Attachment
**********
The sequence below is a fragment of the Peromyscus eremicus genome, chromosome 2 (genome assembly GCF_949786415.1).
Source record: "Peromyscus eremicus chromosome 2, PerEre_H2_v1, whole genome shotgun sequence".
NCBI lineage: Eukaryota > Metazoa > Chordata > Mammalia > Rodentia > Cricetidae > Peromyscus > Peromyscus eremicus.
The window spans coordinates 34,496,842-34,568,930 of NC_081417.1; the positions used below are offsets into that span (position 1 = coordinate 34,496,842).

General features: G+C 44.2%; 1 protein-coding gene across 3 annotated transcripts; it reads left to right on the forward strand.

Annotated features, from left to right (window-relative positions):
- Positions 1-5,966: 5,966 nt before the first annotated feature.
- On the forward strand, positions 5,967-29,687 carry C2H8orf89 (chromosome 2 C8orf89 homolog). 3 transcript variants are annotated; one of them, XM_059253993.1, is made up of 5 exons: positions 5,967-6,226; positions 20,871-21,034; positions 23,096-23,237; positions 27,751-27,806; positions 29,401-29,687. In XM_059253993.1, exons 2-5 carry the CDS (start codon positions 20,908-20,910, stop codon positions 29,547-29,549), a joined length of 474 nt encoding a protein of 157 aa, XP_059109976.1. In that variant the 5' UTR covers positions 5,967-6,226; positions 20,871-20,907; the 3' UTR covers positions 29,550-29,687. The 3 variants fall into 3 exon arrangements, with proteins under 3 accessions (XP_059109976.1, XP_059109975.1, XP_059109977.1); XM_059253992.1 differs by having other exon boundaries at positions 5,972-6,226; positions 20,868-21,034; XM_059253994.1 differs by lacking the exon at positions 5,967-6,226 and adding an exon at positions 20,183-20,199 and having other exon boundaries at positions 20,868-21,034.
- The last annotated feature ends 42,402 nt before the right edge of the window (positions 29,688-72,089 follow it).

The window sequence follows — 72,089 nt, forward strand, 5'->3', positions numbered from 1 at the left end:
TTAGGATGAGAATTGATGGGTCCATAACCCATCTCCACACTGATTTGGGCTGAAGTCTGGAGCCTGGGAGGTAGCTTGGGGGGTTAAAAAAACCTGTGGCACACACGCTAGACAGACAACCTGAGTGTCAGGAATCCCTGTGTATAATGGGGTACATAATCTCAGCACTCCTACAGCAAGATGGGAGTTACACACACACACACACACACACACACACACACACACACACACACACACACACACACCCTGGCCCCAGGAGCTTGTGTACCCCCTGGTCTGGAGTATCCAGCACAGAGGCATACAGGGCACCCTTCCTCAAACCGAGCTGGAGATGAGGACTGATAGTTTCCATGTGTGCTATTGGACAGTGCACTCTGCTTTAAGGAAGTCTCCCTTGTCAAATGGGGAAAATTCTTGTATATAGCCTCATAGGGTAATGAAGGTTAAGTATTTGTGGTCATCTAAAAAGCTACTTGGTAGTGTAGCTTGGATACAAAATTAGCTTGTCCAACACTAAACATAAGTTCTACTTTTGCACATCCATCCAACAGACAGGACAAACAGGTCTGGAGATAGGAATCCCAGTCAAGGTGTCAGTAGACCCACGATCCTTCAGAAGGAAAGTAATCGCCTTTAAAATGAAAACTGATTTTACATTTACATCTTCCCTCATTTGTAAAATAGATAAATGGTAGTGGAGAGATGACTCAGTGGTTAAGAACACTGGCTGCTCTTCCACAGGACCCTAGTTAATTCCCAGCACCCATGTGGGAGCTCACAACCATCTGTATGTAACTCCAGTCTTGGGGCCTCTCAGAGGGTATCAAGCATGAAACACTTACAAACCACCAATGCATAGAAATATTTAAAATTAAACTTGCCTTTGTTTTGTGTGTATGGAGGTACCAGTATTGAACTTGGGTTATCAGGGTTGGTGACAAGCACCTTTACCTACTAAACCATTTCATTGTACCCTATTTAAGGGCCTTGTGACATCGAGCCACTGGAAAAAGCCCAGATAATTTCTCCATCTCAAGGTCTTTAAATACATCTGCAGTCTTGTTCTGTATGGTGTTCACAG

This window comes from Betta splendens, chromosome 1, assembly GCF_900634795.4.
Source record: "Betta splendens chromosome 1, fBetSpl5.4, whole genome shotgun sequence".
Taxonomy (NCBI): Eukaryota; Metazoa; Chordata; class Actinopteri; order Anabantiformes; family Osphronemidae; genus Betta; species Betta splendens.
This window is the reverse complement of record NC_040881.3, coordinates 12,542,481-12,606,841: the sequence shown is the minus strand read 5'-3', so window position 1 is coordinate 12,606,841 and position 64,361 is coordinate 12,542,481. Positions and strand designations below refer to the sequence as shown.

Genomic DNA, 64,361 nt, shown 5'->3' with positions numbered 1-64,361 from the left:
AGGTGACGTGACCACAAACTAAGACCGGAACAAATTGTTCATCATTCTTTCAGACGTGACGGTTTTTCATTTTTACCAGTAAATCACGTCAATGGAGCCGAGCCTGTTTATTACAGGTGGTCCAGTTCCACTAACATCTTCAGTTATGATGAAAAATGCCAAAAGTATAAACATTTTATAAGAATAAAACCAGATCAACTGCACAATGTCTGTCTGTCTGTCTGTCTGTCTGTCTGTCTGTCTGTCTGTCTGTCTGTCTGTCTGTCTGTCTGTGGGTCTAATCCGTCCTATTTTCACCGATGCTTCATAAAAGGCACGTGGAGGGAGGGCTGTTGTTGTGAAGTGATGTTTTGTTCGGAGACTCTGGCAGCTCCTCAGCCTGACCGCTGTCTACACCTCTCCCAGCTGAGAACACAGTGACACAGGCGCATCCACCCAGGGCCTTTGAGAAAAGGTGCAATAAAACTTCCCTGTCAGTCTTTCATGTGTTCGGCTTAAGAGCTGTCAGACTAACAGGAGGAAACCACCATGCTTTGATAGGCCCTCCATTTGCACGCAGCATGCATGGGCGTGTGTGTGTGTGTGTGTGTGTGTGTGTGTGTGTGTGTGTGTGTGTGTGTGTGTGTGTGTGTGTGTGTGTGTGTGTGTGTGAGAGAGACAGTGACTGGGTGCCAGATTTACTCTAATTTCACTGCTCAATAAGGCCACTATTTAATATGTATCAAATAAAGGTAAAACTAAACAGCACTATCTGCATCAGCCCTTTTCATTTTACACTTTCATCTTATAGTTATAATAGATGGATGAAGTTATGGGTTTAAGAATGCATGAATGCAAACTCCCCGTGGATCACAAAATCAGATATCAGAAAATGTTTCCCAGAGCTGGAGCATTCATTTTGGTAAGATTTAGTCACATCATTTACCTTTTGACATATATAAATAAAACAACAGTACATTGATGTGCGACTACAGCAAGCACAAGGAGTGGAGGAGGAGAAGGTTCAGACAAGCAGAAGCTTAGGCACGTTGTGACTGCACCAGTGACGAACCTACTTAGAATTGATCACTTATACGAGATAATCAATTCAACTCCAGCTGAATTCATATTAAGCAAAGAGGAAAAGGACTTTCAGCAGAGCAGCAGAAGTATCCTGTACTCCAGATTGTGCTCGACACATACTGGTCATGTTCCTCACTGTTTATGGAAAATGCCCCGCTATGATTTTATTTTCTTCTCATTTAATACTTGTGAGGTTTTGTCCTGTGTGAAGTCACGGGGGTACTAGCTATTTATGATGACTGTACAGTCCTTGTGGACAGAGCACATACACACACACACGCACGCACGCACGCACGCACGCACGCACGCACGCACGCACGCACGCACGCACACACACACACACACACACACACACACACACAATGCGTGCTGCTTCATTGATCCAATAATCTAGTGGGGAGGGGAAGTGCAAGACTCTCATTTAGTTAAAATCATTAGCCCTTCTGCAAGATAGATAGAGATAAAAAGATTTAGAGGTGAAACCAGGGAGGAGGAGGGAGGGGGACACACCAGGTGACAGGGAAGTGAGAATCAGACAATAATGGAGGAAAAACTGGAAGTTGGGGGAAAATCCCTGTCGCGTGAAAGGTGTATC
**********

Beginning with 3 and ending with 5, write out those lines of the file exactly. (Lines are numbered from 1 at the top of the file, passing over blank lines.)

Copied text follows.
NCBI lineage: Eukaryota > Metazoa > Chordata > Mammalia > Rodentia > Cricetidae > Peromyscus > Peromyscus eremicus.
The window spans coordinates 34,496,842-34,568,930 of NC_081417.1; the positions used below are offsets into that span (position 1 = coordinate 34,496,842).

General features: G+C 44.2%; 1 protein-coding gene across 3 annotated transcripts; it reads left to right on the forward strand.